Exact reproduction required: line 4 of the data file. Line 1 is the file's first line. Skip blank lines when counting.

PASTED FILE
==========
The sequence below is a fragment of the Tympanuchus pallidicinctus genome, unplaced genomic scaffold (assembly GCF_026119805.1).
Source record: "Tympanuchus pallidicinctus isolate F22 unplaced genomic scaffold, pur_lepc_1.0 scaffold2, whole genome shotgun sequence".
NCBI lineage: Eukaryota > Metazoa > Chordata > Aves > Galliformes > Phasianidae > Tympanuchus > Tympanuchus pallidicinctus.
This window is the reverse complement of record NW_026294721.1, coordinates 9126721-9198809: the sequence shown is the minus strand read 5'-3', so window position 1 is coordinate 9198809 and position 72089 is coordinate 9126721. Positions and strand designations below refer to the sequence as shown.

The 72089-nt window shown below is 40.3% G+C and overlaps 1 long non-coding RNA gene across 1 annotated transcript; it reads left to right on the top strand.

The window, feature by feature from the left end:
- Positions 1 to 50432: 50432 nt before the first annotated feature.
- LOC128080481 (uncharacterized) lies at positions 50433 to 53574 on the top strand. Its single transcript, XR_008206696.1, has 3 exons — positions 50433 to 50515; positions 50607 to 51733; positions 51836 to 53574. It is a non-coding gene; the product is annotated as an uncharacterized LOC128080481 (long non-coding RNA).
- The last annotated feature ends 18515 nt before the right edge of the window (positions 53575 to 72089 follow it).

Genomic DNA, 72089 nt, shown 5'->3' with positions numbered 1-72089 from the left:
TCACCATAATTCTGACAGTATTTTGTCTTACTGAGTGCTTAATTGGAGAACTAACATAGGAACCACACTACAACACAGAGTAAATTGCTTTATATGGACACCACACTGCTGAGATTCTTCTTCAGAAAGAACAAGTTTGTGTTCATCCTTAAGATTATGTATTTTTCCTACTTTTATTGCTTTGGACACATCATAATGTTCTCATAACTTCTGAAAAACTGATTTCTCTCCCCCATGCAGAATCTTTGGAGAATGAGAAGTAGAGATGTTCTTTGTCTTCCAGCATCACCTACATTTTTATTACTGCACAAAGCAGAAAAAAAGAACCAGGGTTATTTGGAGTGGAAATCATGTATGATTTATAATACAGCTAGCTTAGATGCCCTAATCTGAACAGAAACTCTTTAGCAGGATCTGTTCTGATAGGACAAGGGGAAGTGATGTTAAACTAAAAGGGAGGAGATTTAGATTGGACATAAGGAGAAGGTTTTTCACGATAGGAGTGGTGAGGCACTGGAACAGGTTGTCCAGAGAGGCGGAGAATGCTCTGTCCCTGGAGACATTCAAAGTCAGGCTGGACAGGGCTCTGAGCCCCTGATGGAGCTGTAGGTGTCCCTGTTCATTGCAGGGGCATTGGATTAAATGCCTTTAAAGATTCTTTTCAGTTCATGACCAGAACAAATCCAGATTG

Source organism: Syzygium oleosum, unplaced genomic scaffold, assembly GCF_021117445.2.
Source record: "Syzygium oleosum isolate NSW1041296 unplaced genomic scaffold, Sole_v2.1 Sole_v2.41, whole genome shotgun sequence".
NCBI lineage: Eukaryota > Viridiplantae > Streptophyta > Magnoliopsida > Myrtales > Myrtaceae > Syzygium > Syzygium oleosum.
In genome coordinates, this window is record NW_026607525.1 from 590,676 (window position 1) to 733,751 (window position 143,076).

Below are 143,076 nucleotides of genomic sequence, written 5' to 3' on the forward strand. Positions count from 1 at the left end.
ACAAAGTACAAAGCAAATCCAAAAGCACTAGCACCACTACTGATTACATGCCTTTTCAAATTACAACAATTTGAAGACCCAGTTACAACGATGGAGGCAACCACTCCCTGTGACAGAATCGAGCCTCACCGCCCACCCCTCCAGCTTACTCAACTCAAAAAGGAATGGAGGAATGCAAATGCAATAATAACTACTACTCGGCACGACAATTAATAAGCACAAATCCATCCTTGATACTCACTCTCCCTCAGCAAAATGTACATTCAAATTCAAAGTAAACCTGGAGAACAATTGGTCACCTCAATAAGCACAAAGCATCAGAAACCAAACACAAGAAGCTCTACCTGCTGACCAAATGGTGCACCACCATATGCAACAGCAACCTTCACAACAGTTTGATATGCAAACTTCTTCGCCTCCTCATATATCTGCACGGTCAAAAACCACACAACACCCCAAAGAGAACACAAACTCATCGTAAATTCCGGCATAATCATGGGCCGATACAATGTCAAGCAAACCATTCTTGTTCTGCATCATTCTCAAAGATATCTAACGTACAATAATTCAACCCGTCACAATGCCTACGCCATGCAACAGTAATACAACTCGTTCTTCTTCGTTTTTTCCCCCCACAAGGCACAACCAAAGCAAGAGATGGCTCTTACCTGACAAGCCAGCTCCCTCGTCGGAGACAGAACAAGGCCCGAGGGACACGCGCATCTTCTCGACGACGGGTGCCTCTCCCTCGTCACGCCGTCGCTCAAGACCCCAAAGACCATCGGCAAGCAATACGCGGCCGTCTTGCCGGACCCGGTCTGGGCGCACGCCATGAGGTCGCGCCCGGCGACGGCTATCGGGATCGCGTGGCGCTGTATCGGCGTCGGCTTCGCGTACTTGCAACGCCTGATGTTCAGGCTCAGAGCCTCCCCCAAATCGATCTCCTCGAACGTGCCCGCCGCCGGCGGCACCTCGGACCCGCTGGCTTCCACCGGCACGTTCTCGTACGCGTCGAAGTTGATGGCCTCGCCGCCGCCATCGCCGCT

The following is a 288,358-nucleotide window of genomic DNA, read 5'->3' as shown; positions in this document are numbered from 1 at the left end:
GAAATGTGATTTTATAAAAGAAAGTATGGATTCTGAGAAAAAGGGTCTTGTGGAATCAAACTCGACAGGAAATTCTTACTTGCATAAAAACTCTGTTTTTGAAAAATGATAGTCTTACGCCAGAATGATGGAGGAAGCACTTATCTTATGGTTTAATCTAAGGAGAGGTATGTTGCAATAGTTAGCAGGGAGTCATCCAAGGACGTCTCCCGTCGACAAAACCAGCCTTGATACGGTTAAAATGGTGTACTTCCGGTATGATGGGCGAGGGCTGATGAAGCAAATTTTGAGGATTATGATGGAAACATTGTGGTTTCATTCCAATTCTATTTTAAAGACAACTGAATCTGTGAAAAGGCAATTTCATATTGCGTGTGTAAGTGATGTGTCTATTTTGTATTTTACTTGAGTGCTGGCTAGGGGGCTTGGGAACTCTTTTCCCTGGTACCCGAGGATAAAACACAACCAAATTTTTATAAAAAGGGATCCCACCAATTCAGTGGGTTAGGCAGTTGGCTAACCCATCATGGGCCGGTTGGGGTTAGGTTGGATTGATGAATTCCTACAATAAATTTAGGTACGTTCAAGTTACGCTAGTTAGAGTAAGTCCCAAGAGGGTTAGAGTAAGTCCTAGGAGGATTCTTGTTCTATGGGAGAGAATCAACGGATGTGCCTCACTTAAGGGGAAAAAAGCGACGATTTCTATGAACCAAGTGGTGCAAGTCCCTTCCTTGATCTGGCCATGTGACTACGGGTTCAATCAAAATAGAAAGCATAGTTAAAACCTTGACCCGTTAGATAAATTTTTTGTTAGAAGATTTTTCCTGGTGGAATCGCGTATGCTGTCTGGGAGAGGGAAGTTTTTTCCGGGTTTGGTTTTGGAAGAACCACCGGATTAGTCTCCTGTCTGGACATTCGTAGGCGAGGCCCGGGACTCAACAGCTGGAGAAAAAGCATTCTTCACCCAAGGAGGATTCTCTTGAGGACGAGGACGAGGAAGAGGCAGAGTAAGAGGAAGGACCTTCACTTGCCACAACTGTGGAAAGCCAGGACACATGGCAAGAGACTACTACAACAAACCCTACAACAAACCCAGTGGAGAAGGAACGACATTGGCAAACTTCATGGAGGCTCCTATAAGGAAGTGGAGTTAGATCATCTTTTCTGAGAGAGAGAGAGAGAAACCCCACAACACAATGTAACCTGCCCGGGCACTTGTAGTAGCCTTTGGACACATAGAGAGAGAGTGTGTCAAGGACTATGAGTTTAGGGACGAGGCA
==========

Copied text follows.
This window is the reverse complement of record NW_026294721.1, coordinates 9126721-9198809: the sequence shown is the minus strand read 5'-3', so window position 1 is coordinate 9198809 and position 72089 is coordinate 9126721. Positions and strand designations below refer to the sequence as shown.